• January 9, 2018: Judge William Alsup of the U.S. District Court for the Northern District of California, issued a national injunction ordering the Trump administration to re-start the DACA program. USCIS announced that it had resumed accepting DACA requests.
  • February 26, 2018: The Supreme Court declined to hear the Trump administration's request to review the lower court order, so that the Ninth Appeals Court can review the ruling. 
  • April 24, 2018: Federal Judge John D. Bates of Federal District Court for the District of Columbia ruled that DACA protections must stay in place and that the government must resume accepting new applications. The judge stayed his decision for 90 days to give DHS the opportunity to explain its reasoning.
  • August 3, 2018: Judge Bates issued an opinion upholding his April 24, 2018, decision allowing DACA renewals, but partially stayed the order regarding new applicants.
  • June 18, 2020: By a vote of 5-4, the Supreme Court ruled that the administration acted improperly in terminating the program. The ruling allowed the DACA program to remain in place.
  • December 4, 2020: Judge Nicholas Garaufis of the U.S. District Court in Brooklyn ordered Department of Homeland Security to fully reinstate the DACA program. 
  • January 20, 2021: President Biden issued a memorandum directing DHS, in consultation with the Attorney General, to preserve and fortify DACA, consistent with applicable law.
  • July 16, 2021:  Judge Hanen from the U.S. District Court for the Southern District of Texas ruled that DACA is illegal because it was not lawfully implemented. The court allowed current DACA recipients to continue to renew their applications and work cards, however, the court put a stop to initial DACA applications.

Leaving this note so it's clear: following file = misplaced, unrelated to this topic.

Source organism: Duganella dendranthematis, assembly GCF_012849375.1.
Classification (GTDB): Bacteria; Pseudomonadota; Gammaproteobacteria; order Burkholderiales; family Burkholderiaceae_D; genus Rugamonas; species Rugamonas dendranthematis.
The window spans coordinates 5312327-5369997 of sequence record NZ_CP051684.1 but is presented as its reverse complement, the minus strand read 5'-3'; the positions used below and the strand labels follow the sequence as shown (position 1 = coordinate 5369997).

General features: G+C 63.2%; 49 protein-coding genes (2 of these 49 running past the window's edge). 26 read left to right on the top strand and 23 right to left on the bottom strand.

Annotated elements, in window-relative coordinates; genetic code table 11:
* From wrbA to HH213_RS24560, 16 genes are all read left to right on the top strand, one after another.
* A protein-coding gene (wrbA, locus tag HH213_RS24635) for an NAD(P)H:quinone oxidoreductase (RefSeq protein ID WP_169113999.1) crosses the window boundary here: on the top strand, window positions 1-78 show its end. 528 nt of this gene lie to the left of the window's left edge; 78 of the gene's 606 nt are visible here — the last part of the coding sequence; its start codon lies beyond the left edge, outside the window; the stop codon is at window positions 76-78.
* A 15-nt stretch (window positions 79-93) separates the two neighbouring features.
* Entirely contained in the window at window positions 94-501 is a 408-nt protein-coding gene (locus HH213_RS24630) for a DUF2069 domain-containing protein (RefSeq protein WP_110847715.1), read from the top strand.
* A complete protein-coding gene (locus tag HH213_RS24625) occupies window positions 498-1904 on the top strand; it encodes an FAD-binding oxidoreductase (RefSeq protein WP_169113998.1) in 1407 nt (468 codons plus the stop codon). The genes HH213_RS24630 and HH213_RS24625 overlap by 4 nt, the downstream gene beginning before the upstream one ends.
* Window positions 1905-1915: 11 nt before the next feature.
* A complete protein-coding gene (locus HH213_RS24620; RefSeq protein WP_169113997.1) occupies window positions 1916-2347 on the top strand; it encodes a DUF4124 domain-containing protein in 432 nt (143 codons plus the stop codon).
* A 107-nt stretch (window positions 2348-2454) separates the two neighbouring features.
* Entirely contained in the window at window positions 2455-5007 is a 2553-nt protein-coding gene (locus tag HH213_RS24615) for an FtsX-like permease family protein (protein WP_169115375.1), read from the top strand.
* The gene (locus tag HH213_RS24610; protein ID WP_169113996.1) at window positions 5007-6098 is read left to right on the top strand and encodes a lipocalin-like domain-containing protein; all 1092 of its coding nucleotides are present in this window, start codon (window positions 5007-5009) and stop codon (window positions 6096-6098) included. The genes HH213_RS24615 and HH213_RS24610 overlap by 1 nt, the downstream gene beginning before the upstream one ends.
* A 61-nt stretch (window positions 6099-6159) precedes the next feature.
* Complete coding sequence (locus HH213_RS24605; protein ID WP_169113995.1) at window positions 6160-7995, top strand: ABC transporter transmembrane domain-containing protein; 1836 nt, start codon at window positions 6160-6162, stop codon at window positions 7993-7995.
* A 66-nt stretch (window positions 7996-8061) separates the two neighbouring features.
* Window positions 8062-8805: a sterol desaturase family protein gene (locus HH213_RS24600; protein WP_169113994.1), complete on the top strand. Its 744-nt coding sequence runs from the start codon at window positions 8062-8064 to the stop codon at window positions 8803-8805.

• October 5, 2022: The Fifth Circuit Court of Appeals affirmed that DACA is illegal because it was not lawfully implemented and sent the case back down to the Texas District Court for the Southern District of Texas.
  • October 31, 2022: The DHS under the Biden Administration issued Final Rule DACA, a new regulation that formally established the DACA policy in an effort to strengthen the legal underpinnings of DACA.
  • September 13, 2023: Judge Hanen from the U.S. District Court for the Southern District of Texas reaffirmed that the original DACA program is illegal and expanded his order to cover Final Rule DACA until further order. The court stayed the vacatur order that allows current DACA recipients to continue to renew their applications and work cards and impeded the grant of new applications.

Potential Next Steps

The Biden administration has expressed its commitment to protecting Dreamers and is expected to appeal the decision by Judge Hanen. The program's future is dependent on comprehensive immigration reform and action by Congress.

The Impact on DACA Recipients

Although the latest decision is unnerving to many immigrants in the United States, Judge Hanen’s ruling on the DACA program and Final Rule DACA stayed the limitations that were already in place for current and prospective DACA recipients.
As of right now:

  • Current DACA recipients can renew their applications and work cards;
  • Current DACA recipients can obtain advance parole to travel internationally;
  • Initial DACA applicants cannot obtain relief but may apply; and
  • Previous DACA recipients who failed to apply for a renewal within one year of the expiration of their DACA status cannot obtain relief but may apply. 

It is important for current DACA recipients to renew their applications while it is lawful and avoid expiration of their approval notices. Additionally, under certain circumstances, it may be beneficial for DACA recipients to apply for an advance parole travel document, to permit international travel and facilitate an entry with inspection into the United States.

How Can We Help?

At Kolko & Casey, P.C., we understand the concerns and anxieties that DACA recipients and their families are experiencing. We are here to provide guidance, legal assistance, and support as we continue to work towards a more certain and inclusive future for DACA recipients.

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Kolko & Casey, P.C. is a full service immigration and naturalization law firm providing professional legal services to individuals and businesses throughout Colorado, the Rocky Mountain West, the United States, and the World. Our professional staff speaks English, Spanish, Korean, and Portuguese and we can arrange for translators in any other language.